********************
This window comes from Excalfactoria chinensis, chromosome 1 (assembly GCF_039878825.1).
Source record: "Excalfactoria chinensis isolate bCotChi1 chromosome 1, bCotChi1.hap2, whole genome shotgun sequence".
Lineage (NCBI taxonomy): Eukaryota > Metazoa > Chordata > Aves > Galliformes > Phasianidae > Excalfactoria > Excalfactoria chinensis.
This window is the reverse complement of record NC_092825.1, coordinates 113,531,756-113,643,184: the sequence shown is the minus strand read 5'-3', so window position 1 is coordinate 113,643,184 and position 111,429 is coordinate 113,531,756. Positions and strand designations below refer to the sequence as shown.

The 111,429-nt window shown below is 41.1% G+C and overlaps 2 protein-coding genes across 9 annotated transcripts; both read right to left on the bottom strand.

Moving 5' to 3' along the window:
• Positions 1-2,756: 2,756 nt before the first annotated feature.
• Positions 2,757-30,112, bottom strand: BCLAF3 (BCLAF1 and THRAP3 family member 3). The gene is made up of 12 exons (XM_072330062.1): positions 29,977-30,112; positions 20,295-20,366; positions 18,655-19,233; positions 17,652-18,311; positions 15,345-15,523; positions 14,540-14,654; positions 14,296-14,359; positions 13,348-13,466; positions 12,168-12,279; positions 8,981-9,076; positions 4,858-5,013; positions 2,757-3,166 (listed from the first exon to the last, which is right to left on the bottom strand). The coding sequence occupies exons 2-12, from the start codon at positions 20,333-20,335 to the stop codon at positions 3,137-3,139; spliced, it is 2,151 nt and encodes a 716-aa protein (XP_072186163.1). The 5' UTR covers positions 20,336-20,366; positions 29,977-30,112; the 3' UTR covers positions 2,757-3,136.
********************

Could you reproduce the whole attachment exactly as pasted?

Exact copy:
This window comes from Excalfactoria chinensis, chromosome 1 (assembly GCF_039878825.1).
Source record: "Excalfactoria chinensis isolate bCotChi1 chromosome 1, bCotChi1.hap2, whole genome shotgun sequence".
Lineage (NCBI taxonomy): Eukaryota > Metazoa > Chordata > Aves > Galliformes > Phasianidae > Excalfactoria > Excalfactoria chinensis.
This window is the reverse complement of record NC_092825.1, coordinates 113,531,756-113,643,184: the sequence shown is the minus strand read 5'-3', so window position 1 is coordinate 113,643,184 and position 111,429 is coordinate 113,531,756. Positions and strand designations below refer to the sequence as shown.

The 111,429-nt window shown below is 41.1% G+C and overlaps 2 protein-coding genes across 9 annotated transcripts; both read right to left on the bottom strand.

Moving 5' to 3' along the window:
• Positions 1-2,756: 2,756 nt before the first annotated feature.
• Positions 2,757-30,112, bottom strand: BCLAF3 (BCLAF1 and THRAP3 family member 3). The gene is made up of 12 exons (XM_072330062.1): positions 29,977-30,112; positions 20,295-20,366; positions 18,655-19,233; positions 17,652-18,311; positions 15,345-15,523; positions 14,540-14,654; positions 14,296-14,359; positions 13,348-13,466; positions 12,168-12,279; positions 8,981-9,076; positions 4,858-5,013; positions 2,757-3,166 (listed from the first exon to the last, which is right to left on the bottom strand). The coding sequence occupies exons 2-12, from the start codon at positions 20,333-20,335 to the stop codon at positions 3,137-3,139; spliced, it is 2,151 nt and encodes a 716-aa protein (XP_072186163.1). The 5' UTR covers positions 20,336-20,366; positions 29,977-30,112; the 3' UTR covers positions 2,757-3,136.